Causes of Pseudomyxoma Peritonei

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Pseudomyxoma peritonei (PMP) has no known genetic, hereditary, or environmental risk factors.

However, the most common cause of PMP is appendix cancer. Additionally, mucinous tumors from other areas of the body can also cause PMP, often found in the stomach, pancreas, or bladder.

PMP does not run in families and is not specifically associated with one sex or ethnicity. Despite this, PMP is still more likely to affect younger people.

This article will discuss the causes behind the emergence of a PMP diagnosis and what allows this cancer to spread throughout the body.



Common Causes

For context, approximately three people per million are diagnosed annually with PMP. However, estimates about the frequency of this disease vary.

PMP is characterized by an accumulation of mucin in the lining of the abdominal cavity (peritoneum). Mucin is a component of mucus that has a jelly-like consistency. The peritoneum is the lining that covers the wall of the abdomen as well as most of the organs in the abdominal cavity.

The most common cause of pseudomyxoma peritonei is appendix cancer. The appendix is a small, hollow, cylindrical structure attached to the lower right part of the large intestine (colon). Its function is unclear.

PMP occurs when tumors in the appendix that secrete mucus (mucinous tumors) burst through the wall of the appendix and leak into the abdominal cavity. There, the tumor cells implant themselves inside the peritoneum or abdominal organs and continue to produce mucin.

The tumors that cause PMP can be malignant (cancerous). Adenocarcinomas, which start in gland-forming cells, may result in PMP. However, benign tumors (polyps) can also cause this disease. These are known as low-grade mucinous neoplasms of the appendix.

While less common, mucinous tumors from other areas of the body can also cause PMP. They include:

  • Bladder (the organ that stores urine before voiding)
  • Ovaries (the organs that produce eggs)
  • Colon (the large intestine, which digests and absorbs nutrients)
  • Stomach (the organ where digestion of food begins)
  • Pancreas (the organ that produces digestive enzymes to break down food and hormones, including insulin and glucagon that regulate blood sugar)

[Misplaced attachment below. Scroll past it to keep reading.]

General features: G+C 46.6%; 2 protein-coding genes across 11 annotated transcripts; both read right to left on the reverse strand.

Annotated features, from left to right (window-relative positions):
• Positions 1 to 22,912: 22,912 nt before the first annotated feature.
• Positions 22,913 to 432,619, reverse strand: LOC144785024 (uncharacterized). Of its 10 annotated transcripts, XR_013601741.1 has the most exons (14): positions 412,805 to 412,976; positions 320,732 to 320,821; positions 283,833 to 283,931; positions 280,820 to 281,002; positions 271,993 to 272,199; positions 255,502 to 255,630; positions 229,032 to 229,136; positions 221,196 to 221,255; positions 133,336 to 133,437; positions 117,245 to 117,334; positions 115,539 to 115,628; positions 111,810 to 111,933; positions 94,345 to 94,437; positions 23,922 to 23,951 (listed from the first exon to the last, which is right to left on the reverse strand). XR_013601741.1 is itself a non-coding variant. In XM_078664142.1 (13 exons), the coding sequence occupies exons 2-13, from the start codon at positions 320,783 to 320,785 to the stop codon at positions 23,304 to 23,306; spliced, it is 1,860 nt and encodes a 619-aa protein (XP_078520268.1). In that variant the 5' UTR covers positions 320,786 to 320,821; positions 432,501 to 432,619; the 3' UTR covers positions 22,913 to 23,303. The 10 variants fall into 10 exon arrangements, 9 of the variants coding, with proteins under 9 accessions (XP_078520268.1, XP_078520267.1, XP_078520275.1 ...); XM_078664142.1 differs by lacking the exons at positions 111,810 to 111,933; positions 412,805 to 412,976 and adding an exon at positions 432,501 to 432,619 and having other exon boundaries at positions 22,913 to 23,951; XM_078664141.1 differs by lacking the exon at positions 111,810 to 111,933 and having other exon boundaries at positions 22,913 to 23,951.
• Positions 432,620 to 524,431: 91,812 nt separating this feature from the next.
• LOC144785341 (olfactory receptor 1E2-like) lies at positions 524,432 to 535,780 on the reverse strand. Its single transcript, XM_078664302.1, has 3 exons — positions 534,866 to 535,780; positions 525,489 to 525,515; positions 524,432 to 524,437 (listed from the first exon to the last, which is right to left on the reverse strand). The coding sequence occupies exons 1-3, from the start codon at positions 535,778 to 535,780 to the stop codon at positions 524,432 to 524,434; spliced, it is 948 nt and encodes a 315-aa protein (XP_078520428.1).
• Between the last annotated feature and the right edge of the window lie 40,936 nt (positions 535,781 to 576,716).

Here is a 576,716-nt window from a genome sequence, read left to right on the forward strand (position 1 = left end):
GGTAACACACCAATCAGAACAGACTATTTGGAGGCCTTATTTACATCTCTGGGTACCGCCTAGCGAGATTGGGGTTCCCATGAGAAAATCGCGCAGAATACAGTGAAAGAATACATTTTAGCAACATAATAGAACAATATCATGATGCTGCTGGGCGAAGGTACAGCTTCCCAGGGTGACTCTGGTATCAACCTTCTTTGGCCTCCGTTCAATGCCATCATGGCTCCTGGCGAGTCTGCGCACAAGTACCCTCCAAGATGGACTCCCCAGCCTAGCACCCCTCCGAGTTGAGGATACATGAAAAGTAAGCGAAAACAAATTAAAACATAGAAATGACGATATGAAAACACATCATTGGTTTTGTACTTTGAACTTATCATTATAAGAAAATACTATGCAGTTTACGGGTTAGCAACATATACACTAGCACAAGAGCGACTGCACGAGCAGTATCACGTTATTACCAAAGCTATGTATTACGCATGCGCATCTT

How Does Pseudomyxoma Peritonei Spread?

Unlike most cancers, PMP does not usually infiltrate the blood or lymphatic system to travel to other parts of the body. Instead, it confines itself to the abdomen, where it grows slowly and spreads through the peritoneal fluid.

Peritoneal fluid covers the organs within the abdomen. It provides lubrication that reduces organ friction during digestion and bodily movements. PMP tumor cells spread by following the current of peritoneal fluid as it flows throughout the abdomen and pelvis.

Common areas where PMP tumor cells may adhere and grow include:

  • Greater omentum (a four-layer fold of peritoneum that extends from the stomach to the transverse colon)
  • Below the diaphragm (the muscle that separates the abdomen from the chest)
  • Within the pelvis (the abdominal area between the hip bones)
  • On the ovaries

Genetics and Risk Factors

No genetic or environmental risk factors have as yet been identified for this condition. Pseudomyxoma peritonei does not run in families.

It’s not linked to any one ethnicity or sex, either. At one time it was thought that PMP was more likely to occur in females than in males, but this has been disproven.

Pseudomyxoma peritonei affects younger people than other abdominal cancers. The average age at the point of diagnosis is 48.


Pseudomyxoma peritonei (PMP) is a very rare, slow-growing type of abdominal cancer. It is earmarked by the presence of mucin in the abdominal cavity. PMP is diagnosed in approximately three out of 1 million people annually.

PMP tumor cells usually remain contained within the abdomen and pelvis. Unlike other cancers, pseudomyxoma peritonei does not typically spread (metastasize) to distant areas of the body.

The most common cause of pseudomyxoma peritonei is infiltration into the peritoneum of benign or malignant tumor cells from the appendix (appendix cancer). It can also be caused by malignant or benign tumors from other parts of the body.

There are no known genetic, familial, or environmental risk factors for this disease.

A Word From Verywell

If you have been diagnosed with pseudomyxoma peritonei, you may wonder why it happened to you. Take some comfort in knowing that nothing you did caused it.

Because it is a rare condition, it may be harder to find information about or connect with other people with PMP, and this can be frustrating. Try to remember that the goal of PMP treatment is a cure. There is reason to have high hopes that you will conquer pseudomyxoma peritonei. 

4 Sources
Verywell Health uses only high-quality sources, including peer-reviewed studies, to support the facts within our articles. Read our editorial process to learn more about how we fact-check and keep our content accurate, reliable, and trustworthy.
  1. National Organization for Rare Disorders. Pseudomyxoma peritonei

  2. ACPMP Appendix Cancer Pseudomyxoma Peritonei Research Foundation. About appendix cancer.

  3. Patrick-Brown TDJH, Carr NJ, Swanson DM, Larsen S, Mohamed F, Flatmark K. Estimating the prevalence of pseudomyxoma peritonei in europe using a novel statistical method. Ann Surg Oncol. 2021;28(1):252-257.

  4. Cancer Research UK. About pseudomyxoma peritonei.

By Corey Whelan
Corey Whelan is a freelance writer specializing in health and wellness conntent.